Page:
As I write this, I haven’t been required to show the letter a second time because, since my birthday, I’ve not hit W2Gs anywhere else that required me to show ID. (At places where I’m a regular, they don’t make me show my ID every time.) But I will. And sooner or later, someone who isn’t aware of this one-year extension for seniors will reject my ID until I produce the letter again. Which I will do. I don’t expect any trouble with the slot departments. These all have people in charge who have been promoted several times and are authorized to make reasonable decisions. Agreeing with a document provided by the state government strikes me as a reasonable decision.

Sometimes, however, I need to show ID to cashiers at various casino restaurants and stores in order to use comps or points. These people may or may not be able to make the appropriate decision. Often, they are told to do things by the book. Period. We’ll see. If this happens, I’ll calmly explain that I’ll escalate this as high as I have to and eventually, they’ll have to accept the ID. I’ll quietly say that it’ll be easier on them if they do it my way the first time, which may or may not work. (Some people in my position would yell and scream like this was a Federal case, but I haven’t found that this action works well for me.)

I keep this letter folded up in my wallet. It is just on printer paper and every time I unfold it and then refold it; it becomes a little more likely to fall apart. But if I need to print another copy, I can do that.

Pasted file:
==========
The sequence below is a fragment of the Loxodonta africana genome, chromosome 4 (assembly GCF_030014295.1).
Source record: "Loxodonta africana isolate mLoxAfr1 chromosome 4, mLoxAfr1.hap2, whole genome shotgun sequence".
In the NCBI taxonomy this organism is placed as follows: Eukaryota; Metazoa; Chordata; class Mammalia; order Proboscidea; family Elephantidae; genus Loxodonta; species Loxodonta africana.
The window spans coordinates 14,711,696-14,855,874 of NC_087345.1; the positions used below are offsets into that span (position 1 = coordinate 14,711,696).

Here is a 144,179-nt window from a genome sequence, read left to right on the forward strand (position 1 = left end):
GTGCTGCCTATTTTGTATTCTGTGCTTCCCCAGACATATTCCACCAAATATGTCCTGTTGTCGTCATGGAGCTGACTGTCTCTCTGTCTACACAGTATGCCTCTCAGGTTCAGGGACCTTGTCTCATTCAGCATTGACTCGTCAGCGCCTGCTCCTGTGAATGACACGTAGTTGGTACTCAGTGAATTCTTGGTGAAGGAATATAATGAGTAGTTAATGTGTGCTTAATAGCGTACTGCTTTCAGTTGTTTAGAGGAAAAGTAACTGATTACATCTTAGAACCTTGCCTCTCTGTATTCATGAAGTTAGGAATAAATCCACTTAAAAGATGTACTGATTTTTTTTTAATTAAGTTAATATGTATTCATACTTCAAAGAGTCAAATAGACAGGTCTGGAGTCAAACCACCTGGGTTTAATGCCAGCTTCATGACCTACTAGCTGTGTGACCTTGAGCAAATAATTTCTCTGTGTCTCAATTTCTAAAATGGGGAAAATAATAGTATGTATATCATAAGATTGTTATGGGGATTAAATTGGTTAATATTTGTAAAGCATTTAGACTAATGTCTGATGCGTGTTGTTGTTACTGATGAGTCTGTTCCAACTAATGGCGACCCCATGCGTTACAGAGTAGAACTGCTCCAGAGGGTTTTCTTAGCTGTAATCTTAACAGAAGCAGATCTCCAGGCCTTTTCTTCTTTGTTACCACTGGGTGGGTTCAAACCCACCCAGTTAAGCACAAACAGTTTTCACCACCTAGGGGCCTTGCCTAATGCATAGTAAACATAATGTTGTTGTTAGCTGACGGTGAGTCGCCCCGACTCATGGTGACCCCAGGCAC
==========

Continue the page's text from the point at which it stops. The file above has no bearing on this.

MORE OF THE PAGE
I don’t know if Nevada is the only state with this policy or not. Perhaps in some places everybody, not just seniors, gets such an extension. But if you have a license close to expiring and you can’t renew your license online, it’s certainly worth checking out. 

Bonnie and I were treated to dinner at Circa a week after my birthday. Circa has a policy of scanning your ID when you arrive on property, either by foot from the Fremont Street Experience, or when you arrive through their parking garage. (The entrance off of Main goes through the parking garage checkpoint.) 

They don’t scan the front of your Driver License, but rather the bar code on the back. Surely the expiration date is part of that bar code. And if a computer is doing the checking, there’s no chance that it will miss the expiration date. But, curiously, I was waved through as though my license had not expired. On the way there, Bonnie and I were both sure that I would be pulled aside and would have to show the letter and explain things. But that didn’t happen.

My best guess is that it’s a simple matter of computer programming to include the conditions of 1) Nevada Driver License, 2) at least 65 years of age, and 3) license expired by less than one year. If these conditions are met, the ID is accepted as valid! Since these scanners scan thousands of Driver Licenses a day, and the policy has been in effect since July 2020, surely these conditions have been encountered a number of times.  So, the IT department was tasked with programming a workaround.

Note: Until I wrote this article, I always called it a Driver’s License, or maybe a Drivers’ License, but never a Driver License. I checked the Nevada DMV website to verify that I was getting the apostrophe in the right place and noticed the correct terminology. Truthfully, I was quite surprised that I had always mispronounced the term.